Each major release of macOS (formerly OS X) brings a set of new features and changes to Apple's operating system, meant to improve the user's workflow and optimize the Mac's performance. With every major release, users expect Apple to address major issues experienced on a daily basis, including the likes of memory management, web browsing, privacy options, and more.
As a result, many useful features can be overlooked or not used to their best, and so here’s a rundown of some of the operating system's flagship features, plus some of the hidden aspects that macOS High Sierra includes under the hood.
Better Memory Management
macOS provides an awesome web-browsing experience – Windows users who have tried it will have a hard time going back to their previous OS – but even that can become a nightmare if the web browser becomes a memory hog.
Think about Chrome and even Safari in their earlier versions: these programs utilized a big chunk of the Mac's physical resources, making the machine sluggish and forcing the user to free up RAM either with the help of Activity Monitor or a third party Mac optimization app such as CleanMyMac.
With macOS 10.13 High Sierra, Apple addressed this major issue. Better memory management is especially important for users with Macs that don't have a lot of RAM. This will also result in a less sluggish computer.
This feature is part of Apple's Continuity initiative, which makes it possible to copy text, photos, and videos from one Mac and paste them onto an iOS device or another Mac. This could be a quick alternative to AirDrop, a neat feature of macOS, as it enables speedy and easy file transfers between machines. The only catch is that to do so you will need to sign into iCloud on all the devices you want to use Universal Clipboard with and make sure that both Wi-Fi and Bluetooth are turned on.
Apple File System or APFS
The Apple File System – now default with macOS 10.13 on Macs with SSD – replaces a decades-old file system. APFS was developed with flash and SSD storage in mind and is therefore optimized for this particular type of storage.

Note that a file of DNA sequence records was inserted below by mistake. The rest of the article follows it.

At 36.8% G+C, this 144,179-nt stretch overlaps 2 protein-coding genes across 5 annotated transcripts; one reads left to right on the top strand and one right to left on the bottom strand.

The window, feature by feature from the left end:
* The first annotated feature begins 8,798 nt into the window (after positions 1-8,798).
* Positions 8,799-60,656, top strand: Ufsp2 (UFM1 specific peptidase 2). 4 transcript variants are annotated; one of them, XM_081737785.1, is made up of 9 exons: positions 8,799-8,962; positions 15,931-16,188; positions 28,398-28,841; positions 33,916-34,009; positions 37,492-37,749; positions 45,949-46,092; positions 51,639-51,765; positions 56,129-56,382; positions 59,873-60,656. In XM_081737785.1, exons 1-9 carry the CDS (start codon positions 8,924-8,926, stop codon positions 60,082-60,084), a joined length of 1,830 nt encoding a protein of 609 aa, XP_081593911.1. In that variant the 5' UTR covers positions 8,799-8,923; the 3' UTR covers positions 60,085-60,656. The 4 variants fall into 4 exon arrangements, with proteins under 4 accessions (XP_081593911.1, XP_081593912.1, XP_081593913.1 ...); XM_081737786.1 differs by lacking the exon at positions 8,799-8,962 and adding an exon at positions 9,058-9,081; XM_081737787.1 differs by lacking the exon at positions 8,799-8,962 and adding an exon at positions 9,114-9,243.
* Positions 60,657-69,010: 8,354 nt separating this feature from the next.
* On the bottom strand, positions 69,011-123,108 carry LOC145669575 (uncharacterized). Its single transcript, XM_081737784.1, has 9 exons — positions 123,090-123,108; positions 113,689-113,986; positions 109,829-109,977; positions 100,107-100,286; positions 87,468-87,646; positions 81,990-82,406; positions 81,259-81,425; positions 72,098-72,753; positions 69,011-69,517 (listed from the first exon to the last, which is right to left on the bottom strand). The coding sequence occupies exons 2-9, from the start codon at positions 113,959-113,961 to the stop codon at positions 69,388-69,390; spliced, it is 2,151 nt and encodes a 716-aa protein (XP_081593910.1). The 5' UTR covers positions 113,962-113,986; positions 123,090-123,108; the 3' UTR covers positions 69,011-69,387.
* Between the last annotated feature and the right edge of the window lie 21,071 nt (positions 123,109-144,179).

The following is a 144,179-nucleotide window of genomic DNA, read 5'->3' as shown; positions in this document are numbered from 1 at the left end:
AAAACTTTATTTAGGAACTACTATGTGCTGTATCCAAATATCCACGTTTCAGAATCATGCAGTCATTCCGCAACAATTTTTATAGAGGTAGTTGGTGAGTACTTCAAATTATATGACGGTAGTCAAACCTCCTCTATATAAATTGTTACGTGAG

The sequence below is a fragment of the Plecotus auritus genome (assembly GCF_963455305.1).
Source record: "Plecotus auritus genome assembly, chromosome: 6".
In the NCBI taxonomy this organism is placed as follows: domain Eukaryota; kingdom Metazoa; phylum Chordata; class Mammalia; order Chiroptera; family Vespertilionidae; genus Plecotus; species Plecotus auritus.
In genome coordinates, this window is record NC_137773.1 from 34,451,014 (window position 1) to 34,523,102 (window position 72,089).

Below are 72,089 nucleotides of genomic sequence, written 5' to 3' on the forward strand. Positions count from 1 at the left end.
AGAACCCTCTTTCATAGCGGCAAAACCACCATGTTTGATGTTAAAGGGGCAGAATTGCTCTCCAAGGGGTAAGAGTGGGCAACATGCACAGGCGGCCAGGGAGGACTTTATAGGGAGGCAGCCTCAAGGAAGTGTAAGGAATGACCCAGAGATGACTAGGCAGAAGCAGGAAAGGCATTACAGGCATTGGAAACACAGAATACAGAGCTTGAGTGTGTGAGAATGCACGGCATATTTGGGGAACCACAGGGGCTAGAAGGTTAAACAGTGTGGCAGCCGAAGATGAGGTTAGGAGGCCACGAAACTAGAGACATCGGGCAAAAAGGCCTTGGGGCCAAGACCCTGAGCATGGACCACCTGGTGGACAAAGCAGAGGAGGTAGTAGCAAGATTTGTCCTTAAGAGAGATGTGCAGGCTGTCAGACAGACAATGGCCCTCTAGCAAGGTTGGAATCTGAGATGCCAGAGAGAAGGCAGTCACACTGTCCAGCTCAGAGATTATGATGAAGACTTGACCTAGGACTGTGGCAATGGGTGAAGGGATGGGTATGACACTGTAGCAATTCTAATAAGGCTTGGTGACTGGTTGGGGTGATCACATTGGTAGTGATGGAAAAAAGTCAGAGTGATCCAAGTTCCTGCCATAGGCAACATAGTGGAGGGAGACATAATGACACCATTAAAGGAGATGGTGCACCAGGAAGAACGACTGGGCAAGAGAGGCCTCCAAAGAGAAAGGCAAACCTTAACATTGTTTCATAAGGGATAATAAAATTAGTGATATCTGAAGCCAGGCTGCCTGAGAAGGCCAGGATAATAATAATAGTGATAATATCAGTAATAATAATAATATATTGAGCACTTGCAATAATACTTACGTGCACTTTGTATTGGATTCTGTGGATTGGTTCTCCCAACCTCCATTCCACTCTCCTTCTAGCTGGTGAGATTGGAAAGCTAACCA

It features strong encryption, allows for the cloning of files and directories, snapshots, and much more. Cloning makes a nearly instant copy of a file or directory without occupying any additional disk space, while macOS High Sierra uses these snapshots to make backups work more efficiently and enables users to easily revert to a certain point in time.
Automator workflows can be used to improve your own productivity and optimize the Mac's performance, since the software comes with hundreds of pre-set actions that need only to be chained together to form a workflow that solves any given ‘problem’.
A new feature that was shipped with High Sierra is Content Caching, which includes a neat, tethered caching function in the Content Caching setting of the Sharing pane in System Preferences. It is mostly targeted at IT professionals, such as business administrators, who might need to set up many different iOS devices, for example.
This feature allows the selected Mac to share its internet connection with many iOS devices connected via USB and serve all of its cached content – macOS updates, iCloud data caching, and more – with all connected devices.
The above are just a few of the features that ship with macOS High Sierra. The full list is quite long and also includes expanded functionality for the Touch Bar color picker, a press-and-hold input method, split view in Mail, and much more. Which is your favorite? Share it with us in the comments section below.
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